- 1 External
- 2 Internal
- 3 Overview
- 4 Installation
- 5 Concepts
- 6 iptables tool
- 7 iptables Service
- 8 iptables-save/iptables-restore
- 9 iptables Troubleshooting
iptables is a Linux command line tool used to query and manipulate the network packet filtering rules maintained by the Linux kernel. Network packet filtering in the kernel is implemented by the netfilter framework. The term "iptables" is also used to refer to the iptables service, which is a systemd service that uses the iptables tool to configure the packet filtering rules at boot. netfilter and iptables are used to implement network firewalls and NAT. The relationships between these concepts is explained in iptables Concepts: netfilter, iptables tool, iptables service and firewalld. More details available here ...
yum install iptables-services
apt-get update apt-get install -y iptables
Getting Information about iptables Service
systemctl status iptables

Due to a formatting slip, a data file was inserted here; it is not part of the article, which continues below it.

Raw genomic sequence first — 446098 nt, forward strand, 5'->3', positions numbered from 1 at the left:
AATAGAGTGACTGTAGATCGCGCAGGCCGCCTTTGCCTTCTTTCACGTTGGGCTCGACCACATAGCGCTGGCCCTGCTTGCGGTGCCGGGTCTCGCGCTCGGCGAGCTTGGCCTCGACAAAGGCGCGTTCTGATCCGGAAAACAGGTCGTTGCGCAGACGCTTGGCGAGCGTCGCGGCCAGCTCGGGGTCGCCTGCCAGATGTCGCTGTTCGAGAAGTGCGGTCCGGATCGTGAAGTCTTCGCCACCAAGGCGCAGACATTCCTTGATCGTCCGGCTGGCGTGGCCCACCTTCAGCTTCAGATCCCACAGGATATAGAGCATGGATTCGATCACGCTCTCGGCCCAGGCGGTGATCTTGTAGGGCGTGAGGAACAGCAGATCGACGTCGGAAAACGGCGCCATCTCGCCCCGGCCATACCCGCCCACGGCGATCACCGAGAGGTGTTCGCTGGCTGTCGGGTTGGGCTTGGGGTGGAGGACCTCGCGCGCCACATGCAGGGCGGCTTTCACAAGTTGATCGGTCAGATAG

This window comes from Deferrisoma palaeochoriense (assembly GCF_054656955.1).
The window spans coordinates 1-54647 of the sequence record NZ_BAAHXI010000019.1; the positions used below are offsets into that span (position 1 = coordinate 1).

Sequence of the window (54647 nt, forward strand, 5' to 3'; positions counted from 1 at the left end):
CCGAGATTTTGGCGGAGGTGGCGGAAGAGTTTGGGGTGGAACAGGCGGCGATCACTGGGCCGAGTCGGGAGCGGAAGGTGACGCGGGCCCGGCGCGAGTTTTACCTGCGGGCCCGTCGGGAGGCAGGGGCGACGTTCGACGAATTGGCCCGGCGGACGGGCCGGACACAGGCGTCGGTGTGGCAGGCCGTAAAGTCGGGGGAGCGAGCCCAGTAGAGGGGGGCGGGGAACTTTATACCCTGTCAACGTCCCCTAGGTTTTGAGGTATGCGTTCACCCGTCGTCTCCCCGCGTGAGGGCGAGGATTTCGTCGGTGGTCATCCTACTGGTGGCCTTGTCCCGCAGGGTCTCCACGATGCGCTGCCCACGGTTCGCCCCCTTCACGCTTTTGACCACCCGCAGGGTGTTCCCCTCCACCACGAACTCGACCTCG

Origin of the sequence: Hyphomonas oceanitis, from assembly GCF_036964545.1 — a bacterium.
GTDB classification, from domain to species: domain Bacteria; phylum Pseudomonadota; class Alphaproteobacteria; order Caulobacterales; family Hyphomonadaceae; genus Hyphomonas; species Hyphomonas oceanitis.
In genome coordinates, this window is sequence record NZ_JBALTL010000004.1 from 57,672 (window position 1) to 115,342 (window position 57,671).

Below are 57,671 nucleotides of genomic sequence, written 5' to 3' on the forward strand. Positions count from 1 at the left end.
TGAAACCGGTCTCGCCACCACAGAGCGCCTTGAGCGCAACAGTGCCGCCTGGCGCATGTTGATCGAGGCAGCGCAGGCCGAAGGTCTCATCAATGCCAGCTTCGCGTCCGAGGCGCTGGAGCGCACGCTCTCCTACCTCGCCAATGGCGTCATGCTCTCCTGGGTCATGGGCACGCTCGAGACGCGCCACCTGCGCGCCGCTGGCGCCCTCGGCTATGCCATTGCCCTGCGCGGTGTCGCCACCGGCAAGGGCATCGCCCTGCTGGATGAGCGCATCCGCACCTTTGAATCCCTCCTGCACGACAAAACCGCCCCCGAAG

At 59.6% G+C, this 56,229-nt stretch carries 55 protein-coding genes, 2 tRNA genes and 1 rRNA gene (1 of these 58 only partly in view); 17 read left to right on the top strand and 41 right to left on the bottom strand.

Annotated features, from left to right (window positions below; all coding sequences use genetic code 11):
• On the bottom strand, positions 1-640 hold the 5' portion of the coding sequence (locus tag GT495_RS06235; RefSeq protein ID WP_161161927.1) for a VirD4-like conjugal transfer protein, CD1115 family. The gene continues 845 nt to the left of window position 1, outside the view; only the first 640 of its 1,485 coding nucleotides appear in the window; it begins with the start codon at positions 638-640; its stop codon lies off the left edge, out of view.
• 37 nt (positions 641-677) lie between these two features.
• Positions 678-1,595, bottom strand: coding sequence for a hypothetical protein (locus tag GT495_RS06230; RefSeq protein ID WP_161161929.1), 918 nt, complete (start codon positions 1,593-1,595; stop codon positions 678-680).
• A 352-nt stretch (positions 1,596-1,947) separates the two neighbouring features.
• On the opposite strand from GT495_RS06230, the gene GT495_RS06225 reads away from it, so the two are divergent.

The following command tells whether the ip_tables modules are loaded:
lsmod | grep tables ip_tables 9567 1 iptable_filter ip6_tables 10867 1 ip6table_filter
iptables Service Installation
iptables service and firewalld are incompatible. If iptables service is used, firewalld must be disabled: firewalld#Disable.
yum -y install iptables iptables-services
This will install both IPv4 and IPv6 support.
The iptables service starts by reading the individual iptables tool commands from its configuration rule file /etc/sysconfig/iptables and applying those rules to tables and the chains specified in the file. The rule commands are applied in order, then the commit command is issued for each table.
iptables Service Configuration
The service is configured in /etc/init.d/iptables or /usr/libexec/iptables/iptables.init and /usr/libexec/iptables/ip6tables.init. This is where the file the service reads its rules from is configured:
The rule file is read every time the service is started. These are some examples of base configuration:
Further rules will be added on a case by case basis.
iptables Service Operations
Enable to Start at Boot
After rule configuration, enable the iptables service to start at boot:
systemctl enable iptables systemctl enable ip6tables
Reload the Rules
This command restarts the service and reloads the rules from the configuration file, discarding the current memory rules:
systemctl restart iptables